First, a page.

Topic: Hamster and Grub, a tale of SFL and NSFL...

First, the hamster...

There are a few good things about rodent forms.  First among them is that hamster, beaver, guinea pig, and the like are mostly differentiated by fur color.  Mostly.

As such, if one gains a crapton of weight, loses half of it, and successfully furs one's self out, one will have a pretty good position - with luck on the fur, a little size to the body, and loose, furry skin is the basic motif here.

Filing down all other teeth except the top front will allow one to close one's mouth further than average - it's your teeth keeping them apart - and give one that "they never stop growing" look.  Snip the top lip with a pair of pruning shears (sterile, i hope, in a medical setting), letting it completely reheal, then skinning the surface and joining via stitches from the back will give the "rodent upper lip" join - it's a "kitty" without the swoosh and the snipped-in smile - and slicing the nose at a 45-degree angle will give one that snot-nostril'd pigface that a bit of filler can round out.

A human can make a pretty good rodent if their fur growth goes well.

Then, there's the grub for contrast.  It, too, requires gaining weight.

Sometimes, profoundly and morbidly obese people can get infections and necrosis in the fold where their neck used to be.  It's basically a bedsore-and-mildew situation : it's a deep crease that has been open to the outside, but is under pressure and gets no disinfecting light or oxygen.  Soo...

The only possible outcome for this is, erm... "the jabba surgery."  ("A jabba of the family hutt," pisses star wars fans off to no end).  You're going to have to cut out the infection, the infection covers (and has killed) most of the tissue in the fold, so... there's basically no way to avoid joining the fold.  Instead of a neck crease, they now really have no neck.

This lends itself in theory to the grubworm.

Just get some nice silicone or kevlar implants on the eyebrow ridge like this guy... … =2048x2048

...go for laser hair removal of almost everything, but hair-club-for-caterpillar in awesome eyebrows going from above the ridge, around and down the back, get your junk removed and converted to an anogenital cloaca in front, amputate the arms,  cut the leg skin and fuse the meat, then sonicate everything below the bellybutton that isn't lower spine.  Congratulations, a grub is you, and you can just go flopping and oozing your way around while dribbling urine and feces everywhere, right?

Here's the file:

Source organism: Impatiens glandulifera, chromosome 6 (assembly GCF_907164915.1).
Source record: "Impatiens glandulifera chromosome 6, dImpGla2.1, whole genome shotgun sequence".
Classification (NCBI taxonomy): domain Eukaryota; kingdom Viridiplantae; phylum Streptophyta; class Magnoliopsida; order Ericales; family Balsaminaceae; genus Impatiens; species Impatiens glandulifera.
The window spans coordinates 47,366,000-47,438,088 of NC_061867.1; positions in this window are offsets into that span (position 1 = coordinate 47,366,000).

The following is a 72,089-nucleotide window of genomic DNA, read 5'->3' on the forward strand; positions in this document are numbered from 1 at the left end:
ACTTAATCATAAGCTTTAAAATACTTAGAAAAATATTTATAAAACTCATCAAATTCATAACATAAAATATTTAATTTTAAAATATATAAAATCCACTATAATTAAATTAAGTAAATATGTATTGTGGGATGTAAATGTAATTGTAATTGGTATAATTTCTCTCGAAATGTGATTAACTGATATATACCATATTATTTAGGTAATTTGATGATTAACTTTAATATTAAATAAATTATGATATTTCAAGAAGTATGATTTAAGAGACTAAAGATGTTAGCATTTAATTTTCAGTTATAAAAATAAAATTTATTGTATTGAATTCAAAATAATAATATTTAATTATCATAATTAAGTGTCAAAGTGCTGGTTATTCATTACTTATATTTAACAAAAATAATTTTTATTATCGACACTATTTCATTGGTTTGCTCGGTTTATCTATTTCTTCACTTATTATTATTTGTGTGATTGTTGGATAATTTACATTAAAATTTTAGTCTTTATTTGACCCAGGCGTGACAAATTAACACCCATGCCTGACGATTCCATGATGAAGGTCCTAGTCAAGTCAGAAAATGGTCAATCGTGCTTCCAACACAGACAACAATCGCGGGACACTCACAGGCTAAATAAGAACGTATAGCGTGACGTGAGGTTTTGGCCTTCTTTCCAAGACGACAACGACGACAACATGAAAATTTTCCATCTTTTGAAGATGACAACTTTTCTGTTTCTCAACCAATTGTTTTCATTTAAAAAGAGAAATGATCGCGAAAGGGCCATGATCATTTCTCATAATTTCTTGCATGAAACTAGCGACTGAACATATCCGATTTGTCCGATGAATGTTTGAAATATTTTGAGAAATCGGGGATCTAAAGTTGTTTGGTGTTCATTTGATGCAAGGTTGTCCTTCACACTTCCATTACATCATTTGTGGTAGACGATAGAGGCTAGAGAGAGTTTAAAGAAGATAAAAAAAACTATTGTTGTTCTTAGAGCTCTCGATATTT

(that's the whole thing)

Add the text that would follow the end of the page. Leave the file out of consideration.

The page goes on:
('sup /b/?)

Well... no.  The grub is NSFL - not just morally on the amount of removal being done, but quite directly.  You see, without the help of your arms, our grub will most likely be unable to breathe, and probably won't make it with them.

Back in the dark ages when Rome was still around, most deaths from crucifixion were from running out of the energy required to breathe, and in fact if a straggler held on, someone would come by and break both their legs so they could no longer push themselves up to help with breathing.  Consider the position the grub is in - no arms, no legs, face-down on the floor, and obese.  They are, frankly, going to suffer the same fate - eventually running out of energy and asphyxiating.

This is too bad; it's a cute little grub, though one certainly would hope to transplant a muscle or two with its nerve bundle to help the incontinence thing.  It will not, however, live for more than a few days, just from the breathing thing.  Sorry 'bout that.

Whether or not the hamster is safe is subjective - it's still work, though the most irreversible thing is the skin loosening from weight gain.  While nothing in life is guaranteed, however, none of these procedures are very likely to kill you.

To breathe ideally, one needs positional change and an absence of weight on the chest - a quadruple amputee would probably asphyxiate without their handlers, and even more so if it was facedown.  One also needs the ability to do something about exhaustion and crisis - the ability to push yourself up with your legs in the crucifixion model.

As such, while transitioning into a hamster or beaver is easy (though somewhat extensive), grub and similar styles will likely be invariably lethal.  Your arms and legs are as important to breathing as your throat and lungs, and breathing... well, that's important.

Sorry for anyone this disappoints.  If "toad" is up your alley, though, having no neck is as simple as obesity and a skin-joining.  Maybe a lip-plate for forward projection...

(sadly, my being a mad scientist does sort of bend the content in this forum.  Quick, someone make a thread about cute ears and tails...)

Re: Hamster and Grub, a tale of SFL and NSFL...

like this guy...

Holy crap, that's awesome.